After reading a couple of great pieces on Droid-life about how Android manufacturers seem to be moving at breakneck pace to advance hardware and iterate handsets like crazy, I had an idea - let's visualize it in different ways. First, we'll start with a pretty basic comparison, showing the US's four major carriers and the number of Android devices they currently offer.


*includes upcoming DROID RAZR and Galaxy Nexus on Verizon. Based on respective carrier websites as of 10/28/11.

Next, we'll see how much each of the major handset manufacturers contributes to these numbers at the present moment.


*includes upcoming DROID RAZR and Galaxy Nexus. Based on respective manufacturer websites as of 10/28/11. Shared platform duplicates excluded (eg, Samsung Galaxy S II variants).

Still seems like a lot of phones - even with the devices using similar hardware platforms accounted for. But how many of those are real competitors to something like the iPhone 4 or 4S? We need to break it down further, based on real-world pricing.


*data based on 2-year upgrade pricing and availability on Amazon Wireless as of 10/28/11. Includes Galaxy Nexus and DROID RAZR (price >$100 assumed). Includes all shared platform models. Phones priced at $99.99 and higher.

Shared platforms skew the data here a bit, though - particularly with four different versions of Samsung's Galaxy S II smartphone floating around here in the states. There's also the fact that QWERTY keyboard phones aren't typically considered competitors to something like the iPhone. Let's just go with touch devices. How does the data look once we account for those copycats and keyboards?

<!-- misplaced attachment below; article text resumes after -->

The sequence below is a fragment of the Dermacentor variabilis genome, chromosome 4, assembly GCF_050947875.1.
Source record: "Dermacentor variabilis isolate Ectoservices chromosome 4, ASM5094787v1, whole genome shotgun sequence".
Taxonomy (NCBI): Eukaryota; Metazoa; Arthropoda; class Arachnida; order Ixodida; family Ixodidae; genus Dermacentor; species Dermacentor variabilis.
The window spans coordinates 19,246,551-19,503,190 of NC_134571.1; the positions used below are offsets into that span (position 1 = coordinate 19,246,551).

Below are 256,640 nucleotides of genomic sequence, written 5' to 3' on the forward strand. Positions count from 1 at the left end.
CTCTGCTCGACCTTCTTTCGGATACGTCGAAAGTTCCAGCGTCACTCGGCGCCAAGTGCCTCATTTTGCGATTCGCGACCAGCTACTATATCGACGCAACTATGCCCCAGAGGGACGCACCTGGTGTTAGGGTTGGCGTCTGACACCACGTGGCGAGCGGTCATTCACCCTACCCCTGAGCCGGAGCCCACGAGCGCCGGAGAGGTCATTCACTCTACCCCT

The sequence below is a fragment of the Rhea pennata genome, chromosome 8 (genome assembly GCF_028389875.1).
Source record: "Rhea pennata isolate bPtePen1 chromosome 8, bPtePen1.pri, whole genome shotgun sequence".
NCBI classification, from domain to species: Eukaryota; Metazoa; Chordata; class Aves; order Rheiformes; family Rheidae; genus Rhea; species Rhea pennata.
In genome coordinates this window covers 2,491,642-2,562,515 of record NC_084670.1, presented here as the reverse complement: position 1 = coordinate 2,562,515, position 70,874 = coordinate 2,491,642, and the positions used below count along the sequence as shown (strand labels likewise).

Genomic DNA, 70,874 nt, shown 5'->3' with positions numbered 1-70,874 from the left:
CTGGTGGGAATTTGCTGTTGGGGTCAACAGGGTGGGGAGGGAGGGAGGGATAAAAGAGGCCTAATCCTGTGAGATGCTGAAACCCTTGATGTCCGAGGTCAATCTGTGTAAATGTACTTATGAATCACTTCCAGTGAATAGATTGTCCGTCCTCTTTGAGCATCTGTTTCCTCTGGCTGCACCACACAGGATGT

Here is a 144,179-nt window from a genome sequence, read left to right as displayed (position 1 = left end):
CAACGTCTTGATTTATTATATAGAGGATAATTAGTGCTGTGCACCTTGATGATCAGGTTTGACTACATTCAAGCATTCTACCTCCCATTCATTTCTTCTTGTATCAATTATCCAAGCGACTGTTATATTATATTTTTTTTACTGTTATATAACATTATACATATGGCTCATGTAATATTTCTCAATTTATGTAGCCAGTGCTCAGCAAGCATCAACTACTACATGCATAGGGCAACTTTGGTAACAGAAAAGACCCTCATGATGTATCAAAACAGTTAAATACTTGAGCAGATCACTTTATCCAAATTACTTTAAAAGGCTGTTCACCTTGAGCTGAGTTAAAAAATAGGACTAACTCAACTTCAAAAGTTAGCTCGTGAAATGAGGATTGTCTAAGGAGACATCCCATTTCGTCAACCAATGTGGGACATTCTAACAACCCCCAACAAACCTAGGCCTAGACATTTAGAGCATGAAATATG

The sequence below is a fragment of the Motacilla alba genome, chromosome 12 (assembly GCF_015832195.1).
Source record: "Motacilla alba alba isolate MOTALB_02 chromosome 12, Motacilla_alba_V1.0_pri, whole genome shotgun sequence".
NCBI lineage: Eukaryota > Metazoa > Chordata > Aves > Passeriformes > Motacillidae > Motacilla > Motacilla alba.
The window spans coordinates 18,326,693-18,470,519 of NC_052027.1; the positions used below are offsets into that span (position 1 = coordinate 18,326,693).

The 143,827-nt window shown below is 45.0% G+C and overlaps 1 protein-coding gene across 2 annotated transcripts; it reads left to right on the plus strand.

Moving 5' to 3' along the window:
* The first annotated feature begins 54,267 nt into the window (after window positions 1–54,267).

*data based on 2-year upgrade pricing and availability on Amazon Wireless as of 10/28/11. Includes Galaxy Nexus and DROID RAZR. Shared platform duplicates excluded. QWERTY keyboard phones excluded. Phones priced at $99.99 and higher.

After seeing the graphic, you're probably wanting to see which phones these are. Let's list them out:


  • T-Mobile G2x
  • Verizon Revolution 4G


  • T-Mobile Sensation 4G
  • T-Mobile Amaze 4G
  • Verizon ThunderBolt 4G
  • Verizon Rhyme
  • Sprint EVO 3D


  • Galaxy S II (all carrier variants)
  • T-Mobile Galaxy S 4G
  • Verizon Galaxy Nexus
  • Verizon DROID Charge


  • ATRIX 2 (AT&T and Sprint Photon)
  • Verizon DROID BIONIC
  • Verizon DROID RAZR

What does it all mean? Well - that's a matter of how you look at the information. Verizon is definitely has the largest number of high-end Android handsets currently, though the carrier's high pricing on 4G phones has a lot to do with that.  It looks as though HTC currently makes the largest number of high-end touch platforms, and while the ThunderBolt is probably nearing the end of its life, so is Samsung's DROID Charge, meaning HTC would still be on top of the heap. But end of life and release timing is something we're going to save for part two of this series (if you can call it that), so keep an eye out.